Dan Pearson’s masterplan for Dartington Hall’s listed gardens expresses the idea of a many-sided life through five areas: arrival, culture, production, play and gardens.
Work has already started on the gardens area, the rich historic formal landscape setting for Dartington Hall. The gardens team are working on tasks with existing features – starting the process of considered planting edits and subtle design interventions. They’re undertaken slowly and carefully to protect and enhance the special character of this place.
Below is the latest in our series of regular blogs from members of the gardens team who share the news from the ground. For more on why we’re revitalising our gardens for the 21st century, click here.
Our gardeners are nuts about nuts
No – we’re not harking back to the 90s lad’s mag. We’re not even referring to the gardeners’ state of mind. We are in fact referring to the recent work in the less often seen area of the garden that is the old nursery site.
What was to be a wet weather ‘fall back’ piece of work has pushed along quite nicely. This area of the garden, Dan has earmarked for the establishment of a nuttery that will ultimately link the walled garden area with the valley field in the main garden.
Previously this area was used as a ‘stock bed’ site and also for growing of shrubs for the nursery. It had a significant stand of mature Griselinia littoralis, variegated bay, holly, holm oak, sycamore, ash, cherry and horse chestnut. The shrubs and trees were of such stature that they need initial felling, followed by stump removal with a swing bucket digger. Hence a phone call to our friendly neighbourhood digger driver, Tom, who was only too willing to oblige. Tom and his digger made short work of the stumps and certainly saved us days of back breaking labour.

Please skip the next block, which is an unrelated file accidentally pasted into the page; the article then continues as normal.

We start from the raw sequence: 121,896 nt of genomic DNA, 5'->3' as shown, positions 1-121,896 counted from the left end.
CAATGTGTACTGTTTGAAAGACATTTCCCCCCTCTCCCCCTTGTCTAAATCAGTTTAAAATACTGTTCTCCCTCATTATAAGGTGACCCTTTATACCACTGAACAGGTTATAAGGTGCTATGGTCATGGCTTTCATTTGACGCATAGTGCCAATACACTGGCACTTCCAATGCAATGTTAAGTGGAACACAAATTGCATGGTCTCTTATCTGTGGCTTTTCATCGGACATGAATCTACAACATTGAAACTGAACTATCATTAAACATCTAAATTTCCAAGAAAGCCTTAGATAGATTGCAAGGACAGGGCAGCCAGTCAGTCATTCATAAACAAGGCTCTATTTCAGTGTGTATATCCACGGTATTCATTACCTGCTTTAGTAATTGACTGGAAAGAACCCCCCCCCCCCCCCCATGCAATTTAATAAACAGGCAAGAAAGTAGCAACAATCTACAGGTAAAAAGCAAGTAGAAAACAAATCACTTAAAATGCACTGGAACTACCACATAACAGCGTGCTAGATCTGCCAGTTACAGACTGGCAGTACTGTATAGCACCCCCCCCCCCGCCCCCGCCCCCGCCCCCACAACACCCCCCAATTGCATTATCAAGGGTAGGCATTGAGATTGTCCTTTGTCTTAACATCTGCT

Glad we made the decision to employ the diggerman…
Mike getting reaquainted with heavy rotator work
Once the stump removal was completed and the site roughly graded to a smoothish contoured finish, Richard and I set about raking the site to level out areas and bring the texture down to a finer tilth. Richard’s ‘perfectionist’ nature making sure the surface finish was of a high standard…even the areas that I had raked. The area was then firmed down using ‘tread boards’ to provide a good planting surface.
Although the nursery site is to ultimately become a nuttery, Dan initially wanted this area to be transformed into a wild flower meadow. So we were racing against time to complete the work and autumn sow the wildflower meadow seed mix before the weather turned cold, otherwise seed sowing would be delayed until spring.
Our conservation officer, Mike Newby, wore a big Cheshire cat smile when we found out about the old nursery site being transformed into a wild flower meadow. He was even more delighted that one of the grasses to be sown would be red fescue, an essential feed plant for the larvae of the marbled white butterfly.
Dan had carefully selected from a reliable supplier which constituted a mix of 80 per cent grass to 20 percent wild flower seed. Wild flower seed consisted of a cocktail of 23 types of wild flower including birdsfoot trefoil, field scabious, betony, yarrow, ladies bedstraw, ragged robin and yellow rattle. These were mixed with four types of grasses namely common bent, crested dog’s-tail, slender creeping red fescue and smaller cat’s-tail.
Richard going old skool and hands on with the mattock
Nuttery planted and ready to come up
The seed was mixed with grit to bulk it out and to make it visible once broadcast sown over the site. The freshly sown area was then primed via ‘treat boards’ making sure that the seed maintained good contact with the soil, but importantly was not buried, giving the seed access to the highest light levels possible.
Now all we have to do is let nature take its course and hopefully enjoy a wonderful wild flower meadow in the fullness of time. So watch this space – or should I say, watch this nursery site.